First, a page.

HELP Committee focuses on access to mental health services

On January 20, 2016, the Senate Committee on Health, Education, Labor, and Pensions (HELP) heard testimony from four experts in the field of mental health with very different perspectives. The three who had been directly involved with patients all testified, however, that there is a dearth of resources for treatment and that serious needs go unmet.

Penny Blake, R.N., C.C.R.N., an emergency room nurse and Chair of the Advocacy Advisory council of the Emergency Nurses Association, told the committee that people with mental health or substance use conditions comprise about 10 percent of the patients that present to the emergency department at the West Palm Beach hospital where she works. The loud noises and chaotic atmosphere of a busy emergency department can be harmful to a patient who may be hallucinating. Because the hospital does not have a psychiatric ward, patients who are dangerous to themselves or others must be transferred to other hospitals. There are so few beds available that they must be “boarded” in the emergency department. Usually the wait is 12 to 24 hours, but it is not unusual for a patient to wait for four days to be transferred.

The need to isolate and observe patients who may require involuntary commitment also diverts staff from other patients who need care. The emergency room physicians lack the experience and expertise to begin treatment of the psychiatric emergency with appropriate medication. Blake attributed the difficulties in accessing treatment to the insufficiency of treatment providers available and the lack of insurance coverage for psychiatric care.

Brian Hepburn, MD, Executive Director of the National Association of State Mental Health Directors, expressed gratitude for the mental health block grant programs and funding for demonstration projects. For example, he believes that the First Episode of Psychosis program, which now receives a 10 percent set-aside from mental health block grants, will make a significant difference. He noted that treatment of serious mental illness is much more likely to be successful when begun in the early stages of the illness. He asked that Congress modify the Medicaid exclusion of services of institutions for mental disease (IMD) to allow payment for adult stays in IMDs. Hepburn also recommended increasing support for monitoring and enforcement of the laws requiring mental health and addiction parity.

Both Hepburn and William W. Eaton, PhD, Professor in the Department of Mental Health at Johns Hopkins University Bloomberg School of Public Health, told the committee that patients with mental illness or substance use disorder also are at higher risk for physical illnesses, such as heart attacks, stroke, or diabetes. Eaton also emphasized the lack of research and resources dedicated to mental illness, especially with respect to public health interventions that could prevent or alleviate mental illness.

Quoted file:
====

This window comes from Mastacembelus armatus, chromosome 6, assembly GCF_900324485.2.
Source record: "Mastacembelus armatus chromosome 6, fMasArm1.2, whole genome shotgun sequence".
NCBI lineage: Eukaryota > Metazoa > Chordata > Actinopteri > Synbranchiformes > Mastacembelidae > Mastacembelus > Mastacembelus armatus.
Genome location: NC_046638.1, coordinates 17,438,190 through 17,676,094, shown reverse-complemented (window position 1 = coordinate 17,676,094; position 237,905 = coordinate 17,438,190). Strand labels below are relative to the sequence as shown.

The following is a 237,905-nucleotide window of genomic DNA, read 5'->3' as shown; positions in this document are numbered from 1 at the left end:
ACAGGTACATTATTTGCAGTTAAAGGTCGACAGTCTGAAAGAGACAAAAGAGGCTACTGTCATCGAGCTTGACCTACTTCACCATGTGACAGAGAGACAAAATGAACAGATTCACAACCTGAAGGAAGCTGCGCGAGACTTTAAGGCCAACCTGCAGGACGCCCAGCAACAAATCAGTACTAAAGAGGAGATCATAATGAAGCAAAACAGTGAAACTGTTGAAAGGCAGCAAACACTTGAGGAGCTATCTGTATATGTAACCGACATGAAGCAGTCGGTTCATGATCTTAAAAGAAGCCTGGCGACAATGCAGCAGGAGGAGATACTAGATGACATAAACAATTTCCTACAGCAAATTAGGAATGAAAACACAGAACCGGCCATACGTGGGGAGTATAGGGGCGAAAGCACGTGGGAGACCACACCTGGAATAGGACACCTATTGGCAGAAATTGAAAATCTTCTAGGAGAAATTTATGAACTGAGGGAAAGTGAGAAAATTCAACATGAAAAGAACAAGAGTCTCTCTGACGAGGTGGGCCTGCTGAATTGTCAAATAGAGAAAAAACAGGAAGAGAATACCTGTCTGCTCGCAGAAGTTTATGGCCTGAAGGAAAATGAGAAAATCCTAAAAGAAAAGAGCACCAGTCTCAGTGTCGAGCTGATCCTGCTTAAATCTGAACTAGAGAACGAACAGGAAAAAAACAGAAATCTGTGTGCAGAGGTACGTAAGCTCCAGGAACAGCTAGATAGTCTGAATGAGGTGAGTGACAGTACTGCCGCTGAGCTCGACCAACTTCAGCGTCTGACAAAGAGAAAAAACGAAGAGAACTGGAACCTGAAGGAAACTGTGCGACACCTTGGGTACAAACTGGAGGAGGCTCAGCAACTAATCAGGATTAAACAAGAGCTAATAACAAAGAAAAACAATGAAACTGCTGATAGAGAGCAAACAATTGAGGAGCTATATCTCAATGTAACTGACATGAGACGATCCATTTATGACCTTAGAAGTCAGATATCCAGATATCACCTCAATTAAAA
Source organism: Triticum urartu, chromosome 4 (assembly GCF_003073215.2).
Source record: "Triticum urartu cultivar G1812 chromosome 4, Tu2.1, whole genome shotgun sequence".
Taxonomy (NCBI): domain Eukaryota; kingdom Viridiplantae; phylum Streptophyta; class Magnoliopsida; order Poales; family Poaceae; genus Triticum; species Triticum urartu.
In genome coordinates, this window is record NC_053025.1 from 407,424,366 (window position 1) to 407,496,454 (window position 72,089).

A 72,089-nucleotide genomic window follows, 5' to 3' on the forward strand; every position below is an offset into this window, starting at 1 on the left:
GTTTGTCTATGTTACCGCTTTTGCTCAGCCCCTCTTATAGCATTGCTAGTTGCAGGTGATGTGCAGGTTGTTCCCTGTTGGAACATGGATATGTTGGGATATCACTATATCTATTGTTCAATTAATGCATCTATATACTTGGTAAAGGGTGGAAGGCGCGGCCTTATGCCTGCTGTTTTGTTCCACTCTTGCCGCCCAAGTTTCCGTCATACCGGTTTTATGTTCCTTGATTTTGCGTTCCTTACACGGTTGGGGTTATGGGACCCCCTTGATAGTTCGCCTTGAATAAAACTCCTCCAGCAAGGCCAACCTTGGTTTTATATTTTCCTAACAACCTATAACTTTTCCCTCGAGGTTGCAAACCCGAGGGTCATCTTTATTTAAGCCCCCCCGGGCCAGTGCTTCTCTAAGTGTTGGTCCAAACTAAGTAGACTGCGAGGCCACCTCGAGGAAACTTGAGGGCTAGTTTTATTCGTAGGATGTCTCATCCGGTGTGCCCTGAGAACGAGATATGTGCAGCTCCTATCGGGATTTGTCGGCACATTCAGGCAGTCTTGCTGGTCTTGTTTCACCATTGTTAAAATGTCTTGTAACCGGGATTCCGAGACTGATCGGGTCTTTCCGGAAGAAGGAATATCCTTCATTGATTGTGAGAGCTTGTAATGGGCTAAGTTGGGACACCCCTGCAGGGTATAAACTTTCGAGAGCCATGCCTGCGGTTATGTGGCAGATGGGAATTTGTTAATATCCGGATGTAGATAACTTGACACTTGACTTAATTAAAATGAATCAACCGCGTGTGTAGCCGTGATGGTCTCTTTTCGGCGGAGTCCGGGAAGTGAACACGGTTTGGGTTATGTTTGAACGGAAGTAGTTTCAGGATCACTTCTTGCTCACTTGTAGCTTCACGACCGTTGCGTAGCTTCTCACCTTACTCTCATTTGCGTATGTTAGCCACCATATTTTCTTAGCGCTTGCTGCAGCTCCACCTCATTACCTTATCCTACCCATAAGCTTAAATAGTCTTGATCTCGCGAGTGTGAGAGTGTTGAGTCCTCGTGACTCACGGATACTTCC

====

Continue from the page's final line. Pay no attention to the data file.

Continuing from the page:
Pending legislation

Finally, Hakeem Rahim, representing the National Alliance on Mental Illness, put a human face on the problem by describing the experience of living and coping with psychosis. Rahim told the committee that S. 1893, the Mental Health Awareness Act, which was recently passed by the Senate and is now pending in the House, was a good start. However, he urged the committee to support S. 1945, the Mental Health Reform Act, sponsored by committee members Bill Cassidy (R-La) and Christopher Murphy (D-Conn). S. 1945 would create an Assistant Secretary of Mental Health and Substance Use Disorders and expand funding for many training and treatment programs.

Highlight on Washington: State to combine medical, retail consumer marijuana outlets

Washington is in the process of restructuring its marijuana regulations to implement the merger of the medical and retail consumer markets. New laws and regulations become effective July 1, 2016. As of that date, the state will operate a cannabis database including individuals whose health care practitioners have  prescribed marijuana for their medical use and their “designated providers,”  individuals age 21 or older who are authorized to buy or grow cannabis for the patient’s use.

A long, strange trip to the new law

Washington legalized the medical use of marijuana or cannabis in 1998 through a citizen initiative. According to the legislative findings in the 2015 Cannabis Patient Protection Act, patients faced difficulties finding a legal supply. The law was amended to allow patients to grow their own cannabis in limited quantities in their own homes or in collective gardens. However, there were no standards for purity or efficacy as ordinarily exist for prescribed medications.

In 2012, Washington passed another citizen initiative allowing the recreational use of marijuana by individuals age 21 and older. This law provided for the regulation and taxation of cannabis, including testing to verify compliance with standards for impurities and THC content. Producers, processors, and retail sellers all must be licensed. This development placed the state in the “untenable position” of having protections for recreational users but not for medical users.